As I said before, you really need to do more research, away from Austin Meyer’s sales pitch, before posting such utter rubbish in public again.

    By the way, one topic you really might like to research is “ESP”. Look it up.

  8. *Sigh* Another one of the majority X-plane fanatics I presume ?

    This is SO like the gazillion useless Windows vs OS/2 debates we saw back in history, or VHS versus Betamax, or BMW vs Harley….

    To each his own, these are polarized issues.

    In one thing you are not correct though, and that is claiming that spending time on MS simulators for real pilots is wasted. It is not. It DOES depend on HOW you use it, but be assured there are many ways in which it helps pilots learn, train, stay current and educate, every day.

  9. Francois is correct. It’s not the sim that makes the training equation, it’s the instructor. A good instructor using a stick man and pencil and paper will turn out a better student than a poor instructor using either FSX or X Plane every time.
    Both FSX and X Plane have their uses in training and those uses are limited. Right now both sims are better used as procedures and systems visual aids.
    It is notable that the marketing models for each sim are by necessity quite different, Microsoft’s by virtue of their huge expense in resources being aimed at a much more vast a market.
    As for the FAA; after close involvement with the FAA working both with them and against them for over 50 years, I can tell you that anyone who places all their marbles on the FAA as being the end all for QUALITY when it comes down to a training device should also be considering the fact that every aircraft certified for safe flight and virtually every pilot certified as being safe for flight in the United States passed through the portals of the FAA.
    This isn’t to say the FAA is fatally flawed on safety issues, but it certainly IS to say that in the end analysis, it isn’t FAA certification that makes a training aid a GOOD training aid, but the quality of the training aid itself coupled with the input of the instructor using that training aid.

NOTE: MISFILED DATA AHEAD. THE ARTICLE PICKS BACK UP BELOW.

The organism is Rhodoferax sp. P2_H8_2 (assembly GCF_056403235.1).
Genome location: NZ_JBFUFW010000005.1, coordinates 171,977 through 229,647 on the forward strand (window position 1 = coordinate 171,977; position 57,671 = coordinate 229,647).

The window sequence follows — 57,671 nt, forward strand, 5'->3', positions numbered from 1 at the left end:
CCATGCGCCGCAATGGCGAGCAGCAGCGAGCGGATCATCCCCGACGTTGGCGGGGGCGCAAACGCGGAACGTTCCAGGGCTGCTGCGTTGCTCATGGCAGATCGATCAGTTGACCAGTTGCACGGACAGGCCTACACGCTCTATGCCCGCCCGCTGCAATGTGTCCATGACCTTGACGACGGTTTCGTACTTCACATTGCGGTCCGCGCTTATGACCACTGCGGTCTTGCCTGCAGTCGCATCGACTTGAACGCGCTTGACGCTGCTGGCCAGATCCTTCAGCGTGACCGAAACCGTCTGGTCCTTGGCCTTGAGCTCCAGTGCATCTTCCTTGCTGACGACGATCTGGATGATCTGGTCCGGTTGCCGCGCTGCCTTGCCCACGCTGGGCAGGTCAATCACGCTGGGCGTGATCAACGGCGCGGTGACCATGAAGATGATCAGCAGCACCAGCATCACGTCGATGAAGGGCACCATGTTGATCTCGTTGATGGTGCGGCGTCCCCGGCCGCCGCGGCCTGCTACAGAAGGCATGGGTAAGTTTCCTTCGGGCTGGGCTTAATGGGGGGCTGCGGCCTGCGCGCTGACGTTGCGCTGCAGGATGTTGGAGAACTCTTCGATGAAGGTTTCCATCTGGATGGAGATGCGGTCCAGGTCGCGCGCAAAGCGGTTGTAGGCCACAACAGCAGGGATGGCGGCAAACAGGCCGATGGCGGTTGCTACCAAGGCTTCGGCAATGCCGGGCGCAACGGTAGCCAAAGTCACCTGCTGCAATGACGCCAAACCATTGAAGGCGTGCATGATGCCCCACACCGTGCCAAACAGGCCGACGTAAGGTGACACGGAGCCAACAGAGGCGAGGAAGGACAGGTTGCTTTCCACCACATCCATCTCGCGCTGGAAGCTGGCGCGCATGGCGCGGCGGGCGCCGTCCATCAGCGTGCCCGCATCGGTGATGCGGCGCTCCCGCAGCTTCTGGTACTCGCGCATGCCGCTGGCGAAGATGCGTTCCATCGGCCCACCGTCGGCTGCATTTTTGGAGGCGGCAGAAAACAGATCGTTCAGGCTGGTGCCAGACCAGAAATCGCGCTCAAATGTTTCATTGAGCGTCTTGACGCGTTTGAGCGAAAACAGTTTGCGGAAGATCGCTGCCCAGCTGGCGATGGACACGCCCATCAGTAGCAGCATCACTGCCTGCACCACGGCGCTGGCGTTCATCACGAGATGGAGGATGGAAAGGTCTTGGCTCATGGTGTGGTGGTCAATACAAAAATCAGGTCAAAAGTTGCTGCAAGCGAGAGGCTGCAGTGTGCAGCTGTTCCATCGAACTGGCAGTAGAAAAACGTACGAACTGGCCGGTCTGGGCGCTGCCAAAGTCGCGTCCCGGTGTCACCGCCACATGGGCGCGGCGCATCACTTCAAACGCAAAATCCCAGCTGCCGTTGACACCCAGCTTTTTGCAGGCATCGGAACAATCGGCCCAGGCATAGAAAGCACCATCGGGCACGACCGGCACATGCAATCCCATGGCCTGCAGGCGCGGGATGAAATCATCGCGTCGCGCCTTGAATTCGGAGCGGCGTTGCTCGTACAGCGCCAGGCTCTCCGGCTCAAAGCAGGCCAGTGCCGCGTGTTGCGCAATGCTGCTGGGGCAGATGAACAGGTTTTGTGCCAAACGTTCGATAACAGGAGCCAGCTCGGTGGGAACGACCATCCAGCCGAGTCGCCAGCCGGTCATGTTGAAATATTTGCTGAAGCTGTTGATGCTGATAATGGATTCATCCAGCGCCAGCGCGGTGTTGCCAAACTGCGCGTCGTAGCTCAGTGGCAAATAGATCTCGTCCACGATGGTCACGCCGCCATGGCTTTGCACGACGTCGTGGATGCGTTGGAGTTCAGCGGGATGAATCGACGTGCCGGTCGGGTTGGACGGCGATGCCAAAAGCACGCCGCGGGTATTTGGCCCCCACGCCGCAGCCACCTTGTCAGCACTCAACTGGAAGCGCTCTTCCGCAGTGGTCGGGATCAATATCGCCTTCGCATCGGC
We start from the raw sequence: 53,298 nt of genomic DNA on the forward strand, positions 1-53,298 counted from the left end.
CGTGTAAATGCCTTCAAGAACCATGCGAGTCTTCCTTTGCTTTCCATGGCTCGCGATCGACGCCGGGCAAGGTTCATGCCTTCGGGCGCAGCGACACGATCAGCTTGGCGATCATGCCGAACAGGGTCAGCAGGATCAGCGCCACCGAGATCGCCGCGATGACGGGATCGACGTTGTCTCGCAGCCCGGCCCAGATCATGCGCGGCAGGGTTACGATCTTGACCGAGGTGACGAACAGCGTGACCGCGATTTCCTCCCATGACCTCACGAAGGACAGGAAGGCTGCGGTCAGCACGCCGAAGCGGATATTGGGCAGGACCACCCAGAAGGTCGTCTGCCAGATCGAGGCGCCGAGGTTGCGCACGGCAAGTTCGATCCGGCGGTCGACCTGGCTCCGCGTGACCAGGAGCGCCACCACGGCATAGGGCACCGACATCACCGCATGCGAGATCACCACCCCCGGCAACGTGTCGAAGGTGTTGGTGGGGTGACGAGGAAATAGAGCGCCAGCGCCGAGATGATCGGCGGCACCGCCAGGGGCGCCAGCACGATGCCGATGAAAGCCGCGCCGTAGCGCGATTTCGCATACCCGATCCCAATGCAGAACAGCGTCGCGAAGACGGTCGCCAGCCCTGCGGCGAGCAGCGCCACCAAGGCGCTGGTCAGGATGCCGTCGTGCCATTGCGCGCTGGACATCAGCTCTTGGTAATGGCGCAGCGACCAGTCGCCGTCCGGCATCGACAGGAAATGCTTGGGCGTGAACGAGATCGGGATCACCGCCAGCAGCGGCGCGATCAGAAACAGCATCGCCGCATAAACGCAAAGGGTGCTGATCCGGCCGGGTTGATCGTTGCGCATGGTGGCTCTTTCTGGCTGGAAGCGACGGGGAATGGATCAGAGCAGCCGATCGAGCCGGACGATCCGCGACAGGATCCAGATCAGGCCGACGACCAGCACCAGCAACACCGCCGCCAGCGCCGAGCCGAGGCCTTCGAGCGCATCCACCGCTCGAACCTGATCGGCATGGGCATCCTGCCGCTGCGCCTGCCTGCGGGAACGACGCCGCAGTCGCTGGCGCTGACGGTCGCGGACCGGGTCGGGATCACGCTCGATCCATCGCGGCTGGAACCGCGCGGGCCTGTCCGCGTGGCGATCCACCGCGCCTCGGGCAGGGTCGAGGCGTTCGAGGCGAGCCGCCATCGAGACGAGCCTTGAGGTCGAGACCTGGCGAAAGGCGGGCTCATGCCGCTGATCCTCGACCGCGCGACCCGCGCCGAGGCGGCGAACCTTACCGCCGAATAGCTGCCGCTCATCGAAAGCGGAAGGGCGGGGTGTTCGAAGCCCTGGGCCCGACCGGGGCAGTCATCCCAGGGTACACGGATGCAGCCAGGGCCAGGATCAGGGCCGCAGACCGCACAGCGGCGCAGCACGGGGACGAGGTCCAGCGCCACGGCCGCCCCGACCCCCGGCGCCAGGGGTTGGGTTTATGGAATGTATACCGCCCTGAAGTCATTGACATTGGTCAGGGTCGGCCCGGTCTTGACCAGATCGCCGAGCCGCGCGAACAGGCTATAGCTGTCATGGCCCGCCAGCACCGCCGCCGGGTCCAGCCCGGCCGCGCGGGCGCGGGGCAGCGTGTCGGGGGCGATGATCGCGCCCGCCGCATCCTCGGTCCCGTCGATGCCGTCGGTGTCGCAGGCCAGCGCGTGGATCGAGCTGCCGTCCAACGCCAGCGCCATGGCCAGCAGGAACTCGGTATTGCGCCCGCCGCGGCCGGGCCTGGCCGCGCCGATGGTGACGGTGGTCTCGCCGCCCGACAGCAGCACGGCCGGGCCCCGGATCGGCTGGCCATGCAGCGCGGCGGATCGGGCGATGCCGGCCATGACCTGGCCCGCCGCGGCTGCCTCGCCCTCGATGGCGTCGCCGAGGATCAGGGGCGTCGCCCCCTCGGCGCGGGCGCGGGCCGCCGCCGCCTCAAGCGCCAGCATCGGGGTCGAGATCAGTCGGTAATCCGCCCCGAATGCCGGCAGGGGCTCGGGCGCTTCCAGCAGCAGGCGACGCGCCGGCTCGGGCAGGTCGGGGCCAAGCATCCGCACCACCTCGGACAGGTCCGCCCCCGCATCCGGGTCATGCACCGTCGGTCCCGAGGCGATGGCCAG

The issue of desktop simulators as a training aid is an entire subject unto itself and as I have said in the article, deserves it’s own extensive discussion.
    The article as written simply addresses the issue of FSX as it exists now and as it can be projected into the future.
    X Plane has it’s own following and is a worthy program. I see no need for the advocates of either side to attack one another in any way.
    As a CFI, and a damn good one at that, I would be perfectly content to use either MSFS or X Plane with a student and be more than capable of utilizing the pros of each program while at the same time avoiding the cons.’
    The sim is just a tool. In the end, it won’t matter who is certified or not certified by the FAA. What will matter in the training scenrio is how the simulator is used by those using it.
    The bottom line on “official logging of time” as that relates to training is all that’s important to the FAA certification. To ANY good instructor, this is simply one factor, and not all that important a factor at that, in the flight training scenario involving desktop flight simulators.
    Dudley Henriques

  10. What is being said about FS not being used as more than a game is simply untrue. I’m working with several development companies that indeed are using FSX far beyond the scope of a “game.” One of the teams I am working with for example is demonstrating the capabilities of FSX directly to generals in the USAF in an effort to change some of the ways that training is conducted, using FSX as a procedural and ambient sim (ATC anyone?). This is but one of many examples I could give, and the whole premis of ESP was to bring the commercial market in line with FS.

    There are a lot of ways to make the stock aerodynamics non-existant and implement different parameters too. That is the beauty of FS, that we are only tapping now into the potential of what can be done with the right people and a little money put in the right place. Disagree with me? Let’s see how the FS market pans out in the next 5 years, and I’ll be laughing all the way to the bank.

    X-Plane is great, but they are not the only game in town for SERIOUS work, FAA included.

  11. Its not a game. I use it to relief the daily pressures in teaching as therapy and I use it for teaching Visual Art in Grades 3-5. Yeah who ever thought of that, I did on my own. Works well for keeping kids interested in and focused on learning and making those connections across all subjects through art.

  12. I agree that we are only now seeing the greater potential that FSX can offer. I also agree that A2A has done a great job with exploiting some of this potential. But other developers are also providing other pieces of the puzzle – Aerosoft with the complex systems & engine management of the Catalina, Flight1 with visible icing effects on the airframe of the Cessa Mustang, FSD International with their persistant damage modelling, etc. Unfortunately there is no product yet that pulls all these things together. And though A2A looks to be now doing a GA plane now nothing currently on offer is anything but warbirds, which is not my cup of tea.

  13. Open source code is the key to ANY future of ANY sim. Microsoft refuses to open their source code for FSX or ANY other product they produce, thus retainning control of it long after they stop supporting it. FSX does have a lot of potential, but its potential is limited due to the need for higher speed hardware, and its “closed” source code. It is my hope that a group of programmers can build a sim with open code that will offer infinate growth possiblities well into the future.